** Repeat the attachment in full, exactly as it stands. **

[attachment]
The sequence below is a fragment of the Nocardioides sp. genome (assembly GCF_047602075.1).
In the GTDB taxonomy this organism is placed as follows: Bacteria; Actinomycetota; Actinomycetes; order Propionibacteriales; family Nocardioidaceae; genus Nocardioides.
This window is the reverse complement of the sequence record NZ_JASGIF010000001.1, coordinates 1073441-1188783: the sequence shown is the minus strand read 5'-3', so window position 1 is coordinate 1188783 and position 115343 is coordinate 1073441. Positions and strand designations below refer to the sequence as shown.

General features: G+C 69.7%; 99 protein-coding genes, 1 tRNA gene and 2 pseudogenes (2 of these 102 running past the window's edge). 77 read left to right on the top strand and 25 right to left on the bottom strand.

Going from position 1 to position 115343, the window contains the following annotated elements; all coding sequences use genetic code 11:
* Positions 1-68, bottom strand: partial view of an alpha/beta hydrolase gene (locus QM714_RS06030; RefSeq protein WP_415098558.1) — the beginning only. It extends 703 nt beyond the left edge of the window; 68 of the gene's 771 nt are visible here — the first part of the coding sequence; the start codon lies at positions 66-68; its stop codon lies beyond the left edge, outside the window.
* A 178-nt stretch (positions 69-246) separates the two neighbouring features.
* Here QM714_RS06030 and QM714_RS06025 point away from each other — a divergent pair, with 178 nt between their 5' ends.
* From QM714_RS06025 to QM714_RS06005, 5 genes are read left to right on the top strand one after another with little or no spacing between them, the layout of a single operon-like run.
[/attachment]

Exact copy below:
The sequence below is a fragment of the Nocardioides sp. genome (assembly GCF_047602075.1).
In the GTDB taxonomy this organism is placed as follows: Bacteria; Actinomycetota; Actinomycetes; order Propionibacteriales; family Nocardioidaceae; genus Nocardioides.
This window is the reverse complement of the sequence record NZ_JASGIF010000001.1, coordinates 1073441-1188783: the sequence shown is the minus strand read 5'-3', so window position 1 is coordinate 1188783 and position 115343 is coordinate 1073441. Positions and strand designations below refer to the sequence as shown.

General features: G+C 69.7%; 99 protein-coding genes, 1 tRNA gene and 2 pseudogenes (2 of these 102 running past the window's edge). 77 read left to right on the top strand and 25 right to left on the bottom strand.

Going from position 1 to position 115343, the window contains the following annotated elements; all coding sequences use genetic code 11:
* Positions 1-68, bottom strand: partial view of an alpha/beta hydrolase gene (locus QM714_RS06030; RefSeq protein WP_415098558.1) — the beginning only. It extends 703 nt beyond the left edge of the window; 68 of the gene's 771 nt are visible here — the first part of the coding sequence; the start codon lies at positions 66-68; its stop codon lies beyond the left edge, outside the window.
* A 178-nt stretch (positions 69-246) separates the two neighbouring features.
* Here QM714_RS06030 and QM714_RS06025 point away from each other — a divergent pair, with 178 nt between their 5' ends.
* From QM714_RS06025 to QM714_RS06005, 5 genes are read left to right on the top strand one after another with little or no spacing between them, the layout of a single operon-like run.